© Mike Carson/Journal Pioneer
Councillor Tina Mundy
SUMMERSIDE – City officials are taking the problem of bullying head on and will be entering into discussions about drafting an anti-bullying bylaw for Summerside.
Councillor Tina Mundy, chairwoman of the city’s police services committee, said she will be bringing up the matter at the next committee meeting later this month.
“I have been giving a great deal of thought and performing some research about the city implementing an anti-bullying bylaw,” Mundy said. “I receive numerous calls and hear horrible stories of people being bullied. I’m hearing from teachers in the schools and I’m hearing from residents at large and there’s concern. It’s in the press every single day – these poor tortured souls that feel the only way to end the suffering is to kill themselves. But until it becomes a criminal matter there is nothing the police can do.”
Feb. 27 was declared as “Pink Shirt Day” in the City of Summerside and Mayor Basil Stewart said, “Bullying is a problem in our schools, workplaces, homes, and online. We are trying to help raise awareness on this issue and encourage others to stand up against bullies.”
Mundy said this was a great first step but she wants to take it a step further.
“Many municipalities across Canada have already implemented anti bullying bylaws,” she said. “Alberta and Saskatchewan and B.C. currently have anti-bullying bylaws which can actually levy a fine of anywhere from $100 - $2,000 to the bully or anyone who may witness the bullying. Halifax is currently investigating a similar bylaw.”
Mundy said an anti-bullying bylaw would define bullying and outline specific protocols and processes that would address incidences of bullying. It would also include guidelines for enforcement and tangible, appropriate, and relevant consequences for the behavior. The bylaw would provide a helpful guideline for educators, parents, and students of what is and what is not acceptable behavior.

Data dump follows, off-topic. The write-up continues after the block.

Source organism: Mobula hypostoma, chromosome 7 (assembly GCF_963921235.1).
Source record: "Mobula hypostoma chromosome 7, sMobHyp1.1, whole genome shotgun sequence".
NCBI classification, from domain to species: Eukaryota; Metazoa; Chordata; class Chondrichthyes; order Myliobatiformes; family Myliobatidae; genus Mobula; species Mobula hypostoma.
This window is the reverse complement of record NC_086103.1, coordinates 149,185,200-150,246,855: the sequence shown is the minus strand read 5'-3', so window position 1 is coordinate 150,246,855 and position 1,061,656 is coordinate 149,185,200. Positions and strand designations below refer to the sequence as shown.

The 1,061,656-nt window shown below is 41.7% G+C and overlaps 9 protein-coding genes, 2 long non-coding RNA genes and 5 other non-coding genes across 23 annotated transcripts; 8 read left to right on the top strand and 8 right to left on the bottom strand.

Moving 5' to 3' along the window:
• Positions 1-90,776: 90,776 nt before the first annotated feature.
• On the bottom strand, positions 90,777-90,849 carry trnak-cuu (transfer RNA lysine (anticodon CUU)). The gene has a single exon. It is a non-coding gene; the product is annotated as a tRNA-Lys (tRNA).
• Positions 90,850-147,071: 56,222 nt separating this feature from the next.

“Citizens will be held accountable for their actions, thus creating a safer, more supportive environment within our community.” Mundy said. “It is essential that we, as a council, take action to address this issue because if we don’t then it demonstrates a fundamental failure to protect members of our city.”
She said implementing the bylaw would also be an effective way of raising awareness and educating residents about this issue.
“It’s a huge step in moving towards the elimination of emotionally, psychologically, or physically harmful behavior within our community,” Mundy said. “It is also my hope that other municipalities across the province would follow our lead and implement their own anti-bullying bylaws.”
Mundy said it has been nearly one year since Amanda Todd committed suicide because she tormented and bullied.
“On Oct 10, 2012, Amanda committed suicide after years of abuse,” Mundy said. “Since Amanda, too many other vulnerable souls have thought that was the only way to end the torment. The bylaw won’t deter everyone but it might make some people think twice before they threaten on intimidate anyone.”